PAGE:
Data has quickly become the “New Oil” in current digital economy. In the past, data were considered to be part of an application program through which they are created/input, processed and results are computed/derived. Today, data has taken the centre stage, and many innovative applications and programs are now created to process, analyse and derive useful insights from the data. However, many a time, datasets are created or produced and made available on an “as-is” or ad-hoc basis. To ready these datasets so that they could be meaningfully consumed by the applications and also used to facilitate interoperability across multiple systems, concerted effort and care needs to be put in to collect, pre-process, format, organise and package these datasets according to specified standards, guidelines and codes of practice.
TR 33 : 2013 Data as a service (DaaS) application programming interface (API) design and implementation
Data as a Service (hereafter referred to as DaaS) allows organisations to share, commoditise or monetise data as an on-demand service. Users may then, directly or through applications, analyse, process, combine and present these data as information or as part of other value-added services. This Technical Reference (TR) recommends a set of best practices in the implementation of data APIs. It also includes an example of how an API for a DaaS site shall be documented as well as an implementation checklist. These recommendations and supporting documentation are designed to give developers or independent software vendors (ISVs) as much agility as possible when rolling out new services, and ensuring that these services can easily be maintained even as changes are made to source datasets.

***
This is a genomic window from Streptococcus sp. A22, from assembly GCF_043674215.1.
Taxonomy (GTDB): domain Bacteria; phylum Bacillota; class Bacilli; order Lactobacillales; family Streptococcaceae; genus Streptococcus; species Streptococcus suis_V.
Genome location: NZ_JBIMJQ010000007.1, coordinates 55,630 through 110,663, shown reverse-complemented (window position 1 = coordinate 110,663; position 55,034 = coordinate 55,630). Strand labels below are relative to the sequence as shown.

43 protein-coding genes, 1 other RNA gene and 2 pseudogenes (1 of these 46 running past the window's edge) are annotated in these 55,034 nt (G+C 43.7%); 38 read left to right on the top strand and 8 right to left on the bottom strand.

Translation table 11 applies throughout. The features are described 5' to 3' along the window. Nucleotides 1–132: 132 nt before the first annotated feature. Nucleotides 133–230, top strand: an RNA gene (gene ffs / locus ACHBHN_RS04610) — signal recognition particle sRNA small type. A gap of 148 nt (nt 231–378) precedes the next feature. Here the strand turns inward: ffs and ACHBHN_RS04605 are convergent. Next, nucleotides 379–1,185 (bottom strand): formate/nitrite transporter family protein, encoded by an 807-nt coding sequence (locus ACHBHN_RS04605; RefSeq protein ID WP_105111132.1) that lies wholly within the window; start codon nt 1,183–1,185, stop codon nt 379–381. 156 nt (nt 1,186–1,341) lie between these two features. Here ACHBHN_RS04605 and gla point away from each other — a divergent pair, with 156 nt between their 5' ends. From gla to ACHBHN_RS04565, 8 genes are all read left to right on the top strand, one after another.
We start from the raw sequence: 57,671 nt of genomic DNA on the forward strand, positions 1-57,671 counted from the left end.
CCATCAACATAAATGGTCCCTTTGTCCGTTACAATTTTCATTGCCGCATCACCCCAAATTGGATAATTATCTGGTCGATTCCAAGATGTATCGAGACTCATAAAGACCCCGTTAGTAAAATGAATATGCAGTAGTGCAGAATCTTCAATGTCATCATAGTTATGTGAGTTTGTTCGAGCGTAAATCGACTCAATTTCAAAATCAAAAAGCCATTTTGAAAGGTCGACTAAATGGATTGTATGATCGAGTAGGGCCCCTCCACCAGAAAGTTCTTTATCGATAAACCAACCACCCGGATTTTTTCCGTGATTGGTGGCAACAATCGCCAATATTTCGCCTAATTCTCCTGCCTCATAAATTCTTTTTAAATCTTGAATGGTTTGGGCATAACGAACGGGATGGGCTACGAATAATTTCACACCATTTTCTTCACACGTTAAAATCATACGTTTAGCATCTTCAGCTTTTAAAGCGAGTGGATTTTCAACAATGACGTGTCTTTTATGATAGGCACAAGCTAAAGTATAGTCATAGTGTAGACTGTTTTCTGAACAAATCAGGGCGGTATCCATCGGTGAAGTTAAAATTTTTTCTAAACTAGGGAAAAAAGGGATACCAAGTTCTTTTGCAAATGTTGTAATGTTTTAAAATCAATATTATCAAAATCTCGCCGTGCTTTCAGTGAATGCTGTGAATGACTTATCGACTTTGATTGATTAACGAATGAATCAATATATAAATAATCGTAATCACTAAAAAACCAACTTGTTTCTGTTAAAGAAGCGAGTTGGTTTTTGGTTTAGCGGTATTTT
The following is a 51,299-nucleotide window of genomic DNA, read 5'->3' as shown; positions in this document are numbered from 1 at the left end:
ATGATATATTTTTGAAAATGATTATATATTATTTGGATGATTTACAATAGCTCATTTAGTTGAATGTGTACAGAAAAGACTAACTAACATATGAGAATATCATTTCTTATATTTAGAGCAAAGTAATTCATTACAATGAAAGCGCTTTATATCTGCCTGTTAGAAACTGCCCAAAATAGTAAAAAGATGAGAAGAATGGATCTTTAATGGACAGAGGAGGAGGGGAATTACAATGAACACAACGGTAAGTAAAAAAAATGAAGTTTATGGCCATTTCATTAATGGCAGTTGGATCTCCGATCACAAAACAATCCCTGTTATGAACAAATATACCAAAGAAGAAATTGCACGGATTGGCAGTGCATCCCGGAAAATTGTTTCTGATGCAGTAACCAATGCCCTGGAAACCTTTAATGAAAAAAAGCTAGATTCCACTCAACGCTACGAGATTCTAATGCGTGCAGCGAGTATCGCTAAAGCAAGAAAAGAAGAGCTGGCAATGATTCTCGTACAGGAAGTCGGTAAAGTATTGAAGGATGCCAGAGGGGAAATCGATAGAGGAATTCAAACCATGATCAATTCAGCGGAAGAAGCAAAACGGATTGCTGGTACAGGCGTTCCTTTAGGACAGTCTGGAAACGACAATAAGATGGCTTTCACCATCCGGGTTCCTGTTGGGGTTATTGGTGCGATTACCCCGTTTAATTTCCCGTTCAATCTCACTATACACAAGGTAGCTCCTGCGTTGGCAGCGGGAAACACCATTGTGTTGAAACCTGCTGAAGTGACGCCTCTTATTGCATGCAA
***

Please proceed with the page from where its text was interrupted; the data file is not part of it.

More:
TR 41 : 2015 Data quality metrics
This set of guidelines recommends a baseline set of data quality metrics which is industry domain agnostic, for adoption by data providers. In addition to describing the methodology for deriving this set of metrics, tools for relaying metrics to end-users are also considered. Having a common set of metrics allows users to more easily compare the quality of different datasets, and match their expectations against available datasets. This set of guidelines articulates and defines a common set of domain agnostic data quality metrics for structured and machine-readable datasets; data quality metrics for unstructured datasets are out of the scope.
TR 55 : 2016 Data versioning
This Technical Reference recommends a minimum set of coherent international or industry standards for interface interoperability of information and services that support a variety of applications across multiple industries and are suitable for deployment on a nation-wide scale.
Where to Buy
The Singapore data standards can be purchased from the Singapore Standards eShop.